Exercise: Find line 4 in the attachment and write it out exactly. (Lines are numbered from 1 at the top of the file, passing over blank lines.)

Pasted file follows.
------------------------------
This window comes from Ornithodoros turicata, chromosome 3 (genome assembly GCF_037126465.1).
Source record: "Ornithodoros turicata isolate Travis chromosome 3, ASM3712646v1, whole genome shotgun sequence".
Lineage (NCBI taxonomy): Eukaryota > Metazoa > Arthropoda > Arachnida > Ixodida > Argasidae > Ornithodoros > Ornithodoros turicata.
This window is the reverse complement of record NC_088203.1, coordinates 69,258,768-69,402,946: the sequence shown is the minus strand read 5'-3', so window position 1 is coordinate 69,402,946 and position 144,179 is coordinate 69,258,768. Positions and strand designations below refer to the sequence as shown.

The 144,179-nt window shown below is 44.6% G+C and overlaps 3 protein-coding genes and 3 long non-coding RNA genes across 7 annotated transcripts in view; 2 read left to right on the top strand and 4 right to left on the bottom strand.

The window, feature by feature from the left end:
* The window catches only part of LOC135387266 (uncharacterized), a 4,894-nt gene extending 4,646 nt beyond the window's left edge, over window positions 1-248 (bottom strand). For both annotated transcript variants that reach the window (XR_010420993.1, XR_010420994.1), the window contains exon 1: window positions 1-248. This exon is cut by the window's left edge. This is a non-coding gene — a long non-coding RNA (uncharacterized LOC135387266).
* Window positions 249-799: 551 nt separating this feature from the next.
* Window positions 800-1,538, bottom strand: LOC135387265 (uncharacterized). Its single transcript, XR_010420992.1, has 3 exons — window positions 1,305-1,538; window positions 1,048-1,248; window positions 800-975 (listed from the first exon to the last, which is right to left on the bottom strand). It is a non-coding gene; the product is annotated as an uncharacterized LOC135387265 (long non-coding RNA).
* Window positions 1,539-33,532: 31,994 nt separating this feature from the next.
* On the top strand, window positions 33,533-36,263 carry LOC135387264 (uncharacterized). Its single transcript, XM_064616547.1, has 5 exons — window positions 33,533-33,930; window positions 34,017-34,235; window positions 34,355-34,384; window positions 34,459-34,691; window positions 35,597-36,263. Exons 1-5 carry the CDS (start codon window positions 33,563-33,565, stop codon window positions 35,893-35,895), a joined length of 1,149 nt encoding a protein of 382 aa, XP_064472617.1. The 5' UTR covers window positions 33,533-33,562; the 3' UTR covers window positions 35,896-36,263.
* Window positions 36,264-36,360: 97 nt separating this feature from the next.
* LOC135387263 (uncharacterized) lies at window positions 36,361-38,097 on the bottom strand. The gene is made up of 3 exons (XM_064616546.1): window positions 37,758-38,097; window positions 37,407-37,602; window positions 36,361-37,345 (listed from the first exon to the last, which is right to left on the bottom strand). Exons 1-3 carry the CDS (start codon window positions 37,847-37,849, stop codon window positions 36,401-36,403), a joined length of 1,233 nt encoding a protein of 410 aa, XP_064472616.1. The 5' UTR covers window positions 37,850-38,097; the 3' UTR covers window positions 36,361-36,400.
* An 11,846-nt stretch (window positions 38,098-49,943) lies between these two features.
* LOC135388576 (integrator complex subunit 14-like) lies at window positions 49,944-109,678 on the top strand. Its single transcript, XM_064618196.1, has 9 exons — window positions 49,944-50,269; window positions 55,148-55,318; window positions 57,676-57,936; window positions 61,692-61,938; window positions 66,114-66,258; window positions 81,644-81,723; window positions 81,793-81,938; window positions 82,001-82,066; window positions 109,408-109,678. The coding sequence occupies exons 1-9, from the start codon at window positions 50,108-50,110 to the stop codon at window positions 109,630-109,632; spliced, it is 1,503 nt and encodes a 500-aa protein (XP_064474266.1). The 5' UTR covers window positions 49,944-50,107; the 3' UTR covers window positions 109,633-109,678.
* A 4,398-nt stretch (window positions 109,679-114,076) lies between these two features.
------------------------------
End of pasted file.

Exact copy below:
This window is the reverse complement of record NC_088203.1, coordinates 69,258,768-69,402,946: the sequence shown is the minus strand read 5'-3', so window position 1 is coordinate 69,402,946 and position 144,179 is coordinate 69,258,768. Positions and strand designations below refer to the sequence as shown.